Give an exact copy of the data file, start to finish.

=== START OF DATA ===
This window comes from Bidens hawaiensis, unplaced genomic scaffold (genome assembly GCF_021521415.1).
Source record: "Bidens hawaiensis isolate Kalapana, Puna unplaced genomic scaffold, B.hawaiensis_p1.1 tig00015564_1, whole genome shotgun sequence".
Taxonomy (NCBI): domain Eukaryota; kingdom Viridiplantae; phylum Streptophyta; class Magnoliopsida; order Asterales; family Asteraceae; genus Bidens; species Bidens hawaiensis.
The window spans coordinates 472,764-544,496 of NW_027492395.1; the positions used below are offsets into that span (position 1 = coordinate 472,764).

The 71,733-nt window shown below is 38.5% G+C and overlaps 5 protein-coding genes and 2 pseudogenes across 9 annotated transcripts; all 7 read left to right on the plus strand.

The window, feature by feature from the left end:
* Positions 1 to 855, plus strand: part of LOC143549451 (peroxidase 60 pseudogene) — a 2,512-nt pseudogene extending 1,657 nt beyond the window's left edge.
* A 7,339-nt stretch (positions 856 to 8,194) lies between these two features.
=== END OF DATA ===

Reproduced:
This window comes from Bidens hawaiensis, unplaced genomic scaffold (genome assembly GCF_021521415.1).
Source record: "Bidens hawaiensis isolate Kalapana, Puna unplaced genomic scaffold, B.hawaiensis_p1.1 tig00015564_1, whole genome shotgun sequence".
Taxonomy (NCBI): domain Eukaryota; kingdom Viridiplantae; phylum Streptophyta; class Magnoliopsida; order Asterales; family Asteraceae; genus Bidens; species Bidens hawaiensis.
The window spans coordinates 472,764-544,496 of NW_027492395.1; the positions used below are offsets into that span (position 1 = coordinate 472,764).

The 71,733-nt window shown below is 38.5% G+C and overlaps 5 protein-coding genes and 2 pseudogenes across 9 annotated transcripts; all 7 read left to right on the plus strand.

The window, feature by feature from the left end:
* Positions 1 to 855, plus strand: part of LOC143549451 (peroxidase 60 pseudogene) — a 2,512-nt pseudogene extending 1,657 nt beyond the window's left edge.
* A 7,339-nt stretch (positions 856 to 8,194) lies between these two features.